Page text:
Many of us associate ideas about the unconscious with Freud’s pioneering studies and theories. Most of us, for example, have heard about Freudian slips, repressed wishes and messages contained within our dreams. However, our current understanding of the unconscious is more expansive and in our work and research at the Dialogue Space we refer to this larger terrain as The emergent unconscious.
The emergent unconscious offers two areas for exploration. The somatic and the mental. The somatic unconscious relates to bodily experiences, and the mental unconscious relates to feelings and thoughts that operate out of awareness. The mental unconscious can be subdivided into a) cognitive processes concerned with making meaning out of experience and forming assumptions and beliefs that guide our actions and b) defensive processes that hide, distort or deny feelings and thoughts that we cannot own because our sociocultural environment rejects or deems them unacceptable.
Although our unconscious processes are very efficient and capable, there are good reasons why we may wish to become aware of some of them. One reason is that our unconscious makes mistakes and if we are unaware of these mistakes we may start to feel, think and do things that are inaccurate, unfair and harmful to ourselves and others. Our assumptions and opinions about others are fertile ground for mistakes and deeply influenced by unconscious beliefs. A colleague may unconsciously believe, for example, that black people are lazy – an idea that his mother unintentionally conveyed when she made up bedtime stories involving a much-loved golliwog rag doll. This unconscious belief influences him when he is recruiting new staff and appraising performance, yet he is unaware that his actions are biased.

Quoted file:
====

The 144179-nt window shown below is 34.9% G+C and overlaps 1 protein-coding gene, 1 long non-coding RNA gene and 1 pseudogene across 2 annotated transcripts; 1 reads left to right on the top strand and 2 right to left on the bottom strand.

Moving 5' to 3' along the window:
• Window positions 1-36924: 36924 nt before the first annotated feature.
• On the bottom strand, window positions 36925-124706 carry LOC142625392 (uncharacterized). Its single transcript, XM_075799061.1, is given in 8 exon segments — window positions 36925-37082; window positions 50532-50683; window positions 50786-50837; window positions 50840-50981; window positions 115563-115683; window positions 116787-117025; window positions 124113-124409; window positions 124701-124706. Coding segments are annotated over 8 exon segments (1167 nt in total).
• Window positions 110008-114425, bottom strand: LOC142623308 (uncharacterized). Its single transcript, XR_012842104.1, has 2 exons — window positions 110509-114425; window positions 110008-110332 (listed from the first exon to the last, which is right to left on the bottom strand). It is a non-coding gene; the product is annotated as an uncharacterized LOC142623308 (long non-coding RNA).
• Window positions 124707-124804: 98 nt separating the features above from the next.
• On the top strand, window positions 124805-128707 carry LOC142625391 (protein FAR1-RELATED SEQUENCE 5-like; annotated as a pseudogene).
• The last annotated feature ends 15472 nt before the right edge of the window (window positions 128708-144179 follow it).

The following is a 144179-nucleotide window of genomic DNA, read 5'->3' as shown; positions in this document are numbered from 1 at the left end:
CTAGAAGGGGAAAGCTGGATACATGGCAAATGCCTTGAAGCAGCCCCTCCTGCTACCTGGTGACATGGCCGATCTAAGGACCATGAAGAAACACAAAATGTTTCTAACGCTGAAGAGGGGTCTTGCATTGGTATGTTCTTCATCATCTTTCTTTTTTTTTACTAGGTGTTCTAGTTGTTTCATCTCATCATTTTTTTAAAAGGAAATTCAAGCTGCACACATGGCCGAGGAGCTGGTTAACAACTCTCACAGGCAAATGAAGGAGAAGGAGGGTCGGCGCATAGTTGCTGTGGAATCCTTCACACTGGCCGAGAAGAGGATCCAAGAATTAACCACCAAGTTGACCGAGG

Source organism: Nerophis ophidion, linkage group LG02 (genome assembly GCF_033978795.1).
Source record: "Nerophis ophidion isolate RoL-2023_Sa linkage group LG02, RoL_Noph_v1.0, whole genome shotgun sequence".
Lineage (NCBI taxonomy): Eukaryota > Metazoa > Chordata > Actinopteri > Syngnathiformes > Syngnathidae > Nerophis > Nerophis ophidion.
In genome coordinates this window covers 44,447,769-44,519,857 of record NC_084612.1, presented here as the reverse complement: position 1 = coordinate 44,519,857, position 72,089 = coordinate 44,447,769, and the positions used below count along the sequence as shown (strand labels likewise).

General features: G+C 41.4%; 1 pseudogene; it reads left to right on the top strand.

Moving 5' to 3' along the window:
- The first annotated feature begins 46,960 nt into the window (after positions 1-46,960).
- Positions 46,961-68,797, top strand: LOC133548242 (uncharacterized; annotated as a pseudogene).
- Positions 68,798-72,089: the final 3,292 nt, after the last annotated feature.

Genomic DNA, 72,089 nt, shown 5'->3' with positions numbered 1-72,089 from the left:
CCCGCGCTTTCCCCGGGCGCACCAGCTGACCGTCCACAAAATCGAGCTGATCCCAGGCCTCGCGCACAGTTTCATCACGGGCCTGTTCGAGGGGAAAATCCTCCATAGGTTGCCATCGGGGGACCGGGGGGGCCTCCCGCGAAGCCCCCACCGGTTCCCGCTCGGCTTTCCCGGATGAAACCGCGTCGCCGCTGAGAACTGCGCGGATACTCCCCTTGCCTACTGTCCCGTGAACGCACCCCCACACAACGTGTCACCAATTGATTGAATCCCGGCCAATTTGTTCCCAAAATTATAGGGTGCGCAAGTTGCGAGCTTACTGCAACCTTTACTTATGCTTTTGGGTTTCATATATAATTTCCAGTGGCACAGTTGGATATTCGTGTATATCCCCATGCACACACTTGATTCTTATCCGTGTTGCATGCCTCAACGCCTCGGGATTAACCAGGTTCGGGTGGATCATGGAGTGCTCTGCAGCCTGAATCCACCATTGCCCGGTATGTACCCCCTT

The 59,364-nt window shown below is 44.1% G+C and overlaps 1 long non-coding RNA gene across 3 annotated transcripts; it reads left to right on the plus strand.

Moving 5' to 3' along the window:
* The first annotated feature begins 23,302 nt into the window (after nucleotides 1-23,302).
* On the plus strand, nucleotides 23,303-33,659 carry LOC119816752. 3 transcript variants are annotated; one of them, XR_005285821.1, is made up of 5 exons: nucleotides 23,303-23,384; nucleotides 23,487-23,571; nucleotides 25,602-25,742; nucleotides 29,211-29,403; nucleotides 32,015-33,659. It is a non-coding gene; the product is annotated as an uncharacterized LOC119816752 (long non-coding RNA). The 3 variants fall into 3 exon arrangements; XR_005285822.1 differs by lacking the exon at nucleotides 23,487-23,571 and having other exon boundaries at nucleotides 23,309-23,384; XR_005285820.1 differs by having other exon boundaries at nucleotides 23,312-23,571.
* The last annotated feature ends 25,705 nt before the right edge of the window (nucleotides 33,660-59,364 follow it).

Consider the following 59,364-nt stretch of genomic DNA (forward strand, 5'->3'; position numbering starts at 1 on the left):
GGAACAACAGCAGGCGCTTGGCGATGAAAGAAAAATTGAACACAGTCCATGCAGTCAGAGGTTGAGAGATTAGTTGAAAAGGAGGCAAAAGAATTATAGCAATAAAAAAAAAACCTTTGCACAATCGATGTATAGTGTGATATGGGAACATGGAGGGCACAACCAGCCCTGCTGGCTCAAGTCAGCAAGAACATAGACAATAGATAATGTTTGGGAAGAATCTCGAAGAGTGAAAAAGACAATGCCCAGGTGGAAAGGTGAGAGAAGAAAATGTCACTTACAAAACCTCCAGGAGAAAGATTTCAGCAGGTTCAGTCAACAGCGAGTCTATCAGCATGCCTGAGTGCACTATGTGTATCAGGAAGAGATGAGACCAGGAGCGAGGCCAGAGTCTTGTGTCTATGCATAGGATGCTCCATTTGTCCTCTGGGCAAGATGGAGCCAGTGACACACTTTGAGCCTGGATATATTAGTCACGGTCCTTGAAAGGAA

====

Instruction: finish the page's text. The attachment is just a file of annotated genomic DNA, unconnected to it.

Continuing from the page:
Another reason is that our unconscious contains intelligence that could, if we were aware of it, be very useful to us. Understanding how it makes mistakes is one thing but tuning in to the wisdom of our unconscious body and mind – as we shall discover – gives us a rich store of inherited and hidden knowledge to apply and benefit from.
At the Dialogue Space we encourage clients to engage in depth coaching and development and to experiment with practices that enable them to reveal some of their unconscious motivations.